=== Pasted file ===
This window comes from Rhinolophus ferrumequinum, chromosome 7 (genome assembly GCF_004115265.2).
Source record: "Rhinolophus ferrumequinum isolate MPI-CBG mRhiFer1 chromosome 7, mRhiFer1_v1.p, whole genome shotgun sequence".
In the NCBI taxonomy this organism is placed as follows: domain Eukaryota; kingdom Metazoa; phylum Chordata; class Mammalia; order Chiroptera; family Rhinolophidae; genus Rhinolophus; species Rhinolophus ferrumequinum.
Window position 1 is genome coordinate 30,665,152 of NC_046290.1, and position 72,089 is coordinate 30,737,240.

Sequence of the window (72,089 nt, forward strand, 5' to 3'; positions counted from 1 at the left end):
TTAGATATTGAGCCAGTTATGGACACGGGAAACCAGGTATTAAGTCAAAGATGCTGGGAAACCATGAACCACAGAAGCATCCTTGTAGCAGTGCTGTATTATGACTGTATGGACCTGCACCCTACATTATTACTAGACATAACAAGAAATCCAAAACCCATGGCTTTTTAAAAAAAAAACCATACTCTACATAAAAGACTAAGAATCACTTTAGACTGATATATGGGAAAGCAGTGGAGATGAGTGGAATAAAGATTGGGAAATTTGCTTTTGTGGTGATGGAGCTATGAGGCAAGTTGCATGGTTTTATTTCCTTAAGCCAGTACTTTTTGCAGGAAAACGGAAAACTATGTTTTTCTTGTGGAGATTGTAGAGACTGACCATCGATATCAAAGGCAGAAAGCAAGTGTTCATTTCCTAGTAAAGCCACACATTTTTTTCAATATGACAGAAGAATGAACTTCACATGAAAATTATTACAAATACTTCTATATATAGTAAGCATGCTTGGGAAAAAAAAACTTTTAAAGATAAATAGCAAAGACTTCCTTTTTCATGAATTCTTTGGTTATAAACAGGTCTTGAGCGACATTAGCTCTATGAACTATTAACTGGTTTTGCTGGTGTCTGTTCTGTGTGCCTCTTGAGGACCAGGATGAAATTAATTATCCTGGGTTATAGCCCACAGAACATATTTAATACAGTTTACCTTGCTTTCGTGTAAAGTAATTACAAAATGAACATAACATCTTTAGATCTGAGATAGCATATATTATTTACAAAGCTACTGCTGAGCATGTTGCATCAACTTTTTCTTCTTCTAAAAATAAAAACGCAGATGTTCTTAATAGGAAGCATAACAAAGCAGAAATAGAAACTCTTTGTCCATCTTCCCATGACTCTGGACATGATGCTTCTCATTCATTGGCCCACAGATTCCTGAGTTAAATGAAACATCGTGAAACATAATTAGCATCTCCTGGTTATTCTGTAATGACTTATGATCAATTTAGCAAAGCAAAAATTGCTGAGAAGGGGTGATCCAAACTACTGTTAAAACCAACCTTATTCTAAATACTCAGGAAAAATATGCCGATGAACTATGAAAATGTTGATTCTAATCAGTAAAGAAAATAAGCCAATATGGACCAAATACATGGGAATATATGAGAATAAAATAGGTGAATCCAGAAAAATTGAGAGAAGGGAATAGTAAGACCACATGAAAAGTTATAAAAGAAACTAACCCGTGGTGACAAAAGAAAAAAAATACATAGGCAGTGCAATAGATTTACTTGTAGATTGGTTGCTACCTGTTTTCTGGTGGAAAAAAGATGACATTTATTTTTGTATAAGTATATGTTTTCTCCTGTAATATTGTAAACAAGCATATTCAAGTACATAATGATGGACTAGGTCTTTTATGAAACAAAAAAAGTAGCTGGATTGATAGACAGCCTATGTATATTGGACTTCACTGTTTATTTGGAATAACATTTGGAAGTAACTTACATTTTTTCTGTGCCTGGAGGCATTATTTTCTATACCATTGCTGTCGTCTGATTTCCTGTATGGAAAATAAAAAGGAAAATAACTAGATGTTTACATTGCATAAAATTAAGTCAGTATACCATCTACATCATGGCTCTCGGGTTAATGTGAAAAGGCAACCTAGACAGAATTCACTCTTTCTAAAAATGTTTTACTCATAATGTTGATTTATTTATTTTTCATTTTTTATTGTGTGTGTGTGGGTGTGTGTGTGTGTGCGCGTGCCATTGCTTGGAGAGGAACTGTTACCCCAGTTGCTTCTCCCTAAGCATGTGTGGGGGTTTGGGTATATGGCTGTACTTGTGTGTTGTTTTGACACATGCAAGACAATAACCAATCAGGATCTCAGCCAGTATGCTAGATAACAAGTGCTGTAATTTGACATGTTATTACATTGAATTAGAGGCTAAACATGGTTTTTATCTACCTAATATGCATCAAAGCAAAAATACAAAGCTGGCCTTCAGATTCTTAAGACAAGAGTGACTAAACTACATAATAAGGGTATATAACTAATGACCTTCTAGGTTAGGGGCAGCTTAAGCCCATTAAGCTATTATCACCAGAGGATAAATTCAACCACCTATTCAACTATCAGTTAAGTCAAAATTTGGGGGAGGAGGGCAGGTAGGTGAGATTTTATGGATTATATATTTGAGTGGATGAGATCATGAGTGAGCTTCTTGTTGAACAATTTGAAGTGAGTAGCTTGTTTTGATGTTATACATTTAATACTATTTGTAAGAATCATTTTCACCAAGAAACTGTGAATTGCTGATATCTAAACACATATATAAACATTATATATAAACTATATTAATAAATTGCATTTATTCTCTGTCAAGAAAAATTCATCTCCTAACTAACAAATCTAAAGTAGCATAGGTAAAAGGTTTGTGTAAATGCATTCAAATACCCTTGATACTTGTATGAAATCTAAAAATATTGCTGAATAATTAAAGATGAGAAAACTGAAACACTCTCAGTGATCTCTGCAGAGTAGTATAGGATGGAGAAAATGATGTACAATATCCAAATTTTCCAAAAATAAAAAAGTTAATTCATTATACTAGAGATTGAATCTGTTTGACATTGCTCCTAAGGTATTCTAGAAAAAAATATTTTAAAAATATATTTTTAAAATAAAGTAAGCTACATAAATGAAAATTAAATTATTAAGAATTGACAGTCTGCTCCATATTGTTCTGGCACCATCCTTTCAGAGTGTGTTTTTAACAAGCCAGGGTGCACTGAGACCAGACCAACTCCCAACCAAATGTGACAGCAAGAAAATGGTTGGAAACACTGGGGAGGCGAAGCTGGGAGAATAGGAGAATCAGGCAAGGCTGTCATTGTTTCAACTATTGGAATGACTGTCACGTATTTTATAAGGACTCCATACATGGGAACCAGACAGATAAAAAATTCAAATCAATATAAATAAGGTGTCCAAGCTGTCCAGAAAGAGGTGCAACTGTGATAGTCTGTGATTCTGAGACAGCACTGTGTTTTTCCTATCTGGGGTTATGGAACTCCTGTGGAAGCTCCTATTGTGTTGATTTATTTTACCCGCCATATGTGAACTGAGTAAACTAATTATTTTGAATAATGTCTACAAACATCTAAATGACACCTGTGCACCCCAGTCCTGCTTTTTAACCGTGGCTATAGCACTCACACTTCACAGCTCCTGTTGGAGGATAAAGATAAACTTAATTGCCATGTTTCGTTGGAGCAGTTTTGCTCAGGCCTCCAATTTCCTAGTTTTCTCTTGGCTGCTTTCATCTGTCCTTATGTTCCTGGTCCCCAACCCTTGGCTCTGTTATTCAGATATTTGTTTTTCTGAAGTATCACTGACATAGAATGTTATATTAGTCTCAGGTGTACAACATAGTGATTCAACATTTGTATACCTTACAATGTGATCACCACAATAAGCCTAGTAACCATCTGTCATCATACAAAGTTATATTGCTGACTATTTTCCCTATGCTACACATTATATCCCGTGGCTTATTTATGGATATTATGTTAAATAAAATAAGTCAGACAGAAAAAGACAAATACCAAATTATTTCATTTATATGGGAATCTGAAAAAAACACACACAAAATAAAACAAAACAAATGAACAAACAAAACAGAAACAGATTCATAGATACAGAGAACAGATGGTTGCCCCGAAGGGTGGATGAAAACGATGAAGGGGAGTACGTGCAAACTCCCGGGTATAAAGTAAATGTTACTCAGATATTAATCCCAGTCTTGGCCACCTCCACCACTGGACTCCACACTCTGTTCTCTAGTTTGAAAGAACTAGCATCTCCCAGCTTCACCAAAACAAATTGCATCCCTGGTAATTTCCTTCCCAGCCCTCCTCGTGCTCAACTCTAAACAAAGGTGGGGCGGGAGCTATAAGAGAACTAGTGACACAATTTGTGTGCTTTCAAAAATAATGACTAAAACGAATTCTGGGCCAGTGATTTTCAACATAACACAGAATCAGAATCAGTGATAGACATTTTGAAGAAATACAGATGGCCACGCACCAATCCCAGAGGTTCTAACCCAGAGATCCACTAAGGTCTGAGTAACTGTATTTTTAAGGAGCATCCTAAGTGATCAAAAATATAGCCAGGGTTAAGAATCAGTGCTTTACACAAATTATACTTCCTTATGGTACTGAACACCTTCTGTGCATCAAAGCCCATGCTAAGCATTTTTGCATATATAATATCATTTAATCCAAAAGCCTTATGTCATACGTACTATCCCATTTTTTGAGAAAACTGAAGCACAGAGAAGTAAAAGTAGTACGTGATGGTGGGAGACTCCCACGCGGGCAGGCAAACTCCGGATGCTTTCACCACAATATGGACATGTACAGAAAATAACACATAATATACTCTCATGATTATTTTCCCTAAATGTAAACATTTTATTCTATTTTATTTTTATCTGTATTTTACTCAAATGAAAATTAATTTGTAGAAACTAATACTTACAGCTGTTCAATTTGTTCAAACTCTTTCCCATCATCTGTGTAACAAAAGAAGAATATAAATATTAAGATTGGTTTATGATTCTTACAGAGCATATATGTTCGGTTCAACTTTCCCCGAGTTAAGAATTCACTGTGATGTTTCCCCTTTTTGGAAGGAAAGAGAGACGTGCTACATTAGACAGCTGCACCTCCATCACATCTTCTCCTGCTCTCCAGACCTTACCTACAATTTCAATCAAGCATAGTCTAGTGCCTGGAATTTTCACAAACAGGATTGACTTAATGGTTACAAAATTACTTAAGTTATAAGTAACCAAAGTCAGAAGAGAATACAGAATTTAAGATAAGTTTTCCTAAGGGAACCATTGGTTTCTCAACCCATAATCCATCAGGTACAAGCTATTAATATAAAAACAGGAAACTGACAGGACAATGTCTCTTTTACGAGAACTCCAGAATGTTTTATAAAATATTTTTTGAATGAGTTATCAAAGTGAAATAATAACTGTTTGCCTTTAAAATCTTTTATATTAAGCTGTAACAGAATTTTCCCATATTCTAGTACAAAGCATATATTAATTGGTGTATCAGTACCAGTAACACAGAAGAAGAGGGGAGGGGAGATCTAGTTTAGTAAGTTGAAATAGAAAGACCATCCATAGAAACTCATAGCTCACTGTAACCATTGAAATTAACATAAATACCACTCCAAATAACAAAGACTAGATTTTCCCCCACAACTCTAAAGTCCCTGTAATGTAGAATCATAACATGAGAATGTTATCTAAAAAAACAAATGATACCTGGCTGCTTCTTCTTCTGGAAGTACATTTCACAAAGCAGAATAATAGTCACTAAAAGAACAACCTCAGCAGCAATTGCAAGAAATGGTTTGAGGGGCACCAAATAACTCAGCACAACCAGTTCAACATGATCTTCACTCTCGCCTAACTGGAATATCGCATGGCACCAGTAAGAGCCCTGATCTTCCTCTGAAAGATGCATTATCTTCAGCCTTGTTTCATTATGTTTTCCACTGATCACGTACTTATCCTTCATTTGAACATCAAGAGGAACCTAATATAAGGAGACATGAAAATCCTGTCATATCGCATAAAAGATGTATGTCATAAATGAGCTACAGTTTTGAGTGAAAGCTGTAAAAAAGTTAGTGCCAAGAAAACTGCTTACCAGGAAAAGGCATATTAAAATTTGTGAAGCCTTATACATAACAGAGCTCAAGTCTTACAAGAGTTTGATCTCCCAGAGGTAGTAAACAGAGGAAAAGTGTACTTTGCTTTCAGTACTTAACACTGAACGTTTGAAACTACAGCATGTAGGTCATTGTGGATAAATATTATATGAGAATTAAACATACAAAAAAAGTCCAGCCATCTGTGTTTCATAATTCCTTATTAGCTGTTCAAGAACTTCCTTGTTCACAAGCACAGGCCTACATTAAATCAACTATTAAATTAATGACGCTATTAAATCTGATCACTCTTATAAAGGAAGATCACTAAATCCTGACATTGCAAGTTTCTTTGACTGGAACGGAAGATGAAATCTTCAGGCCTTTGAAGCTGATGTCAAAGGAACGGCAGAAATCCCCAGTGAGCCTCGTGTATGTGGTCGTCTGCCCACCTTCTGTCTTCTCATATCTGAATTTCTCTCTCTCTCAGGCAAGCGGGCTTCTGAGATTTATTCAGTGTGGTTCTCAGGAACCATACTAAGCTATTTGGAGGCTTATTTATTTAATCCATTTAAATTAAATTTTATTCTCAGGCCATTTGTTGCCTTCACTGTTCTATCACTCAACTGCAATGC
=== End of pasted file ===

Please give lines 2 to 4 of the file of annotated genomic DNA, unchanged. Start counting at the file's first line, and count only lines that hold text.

Source record: "Rhinolophus ferrumequinum isolate MPI-CBG mRhiFer1 chromosome 7, mRhiFer1_v1.p, whole genome shotgun sequence".
In the NCBI taxonomy this organism is placed as follows: domain Eukaryota; kingdom Metazoa; phylum Chordata; class Mammalia; order Chiroptera; family Rhinolophidae; genus Rhinolophus; species Rhinolophus ferrumequinum.
Window position 1 is genome coordinate 30,665,152 of NC_046290.1, and position 72,089 is coordinate 30,737,240.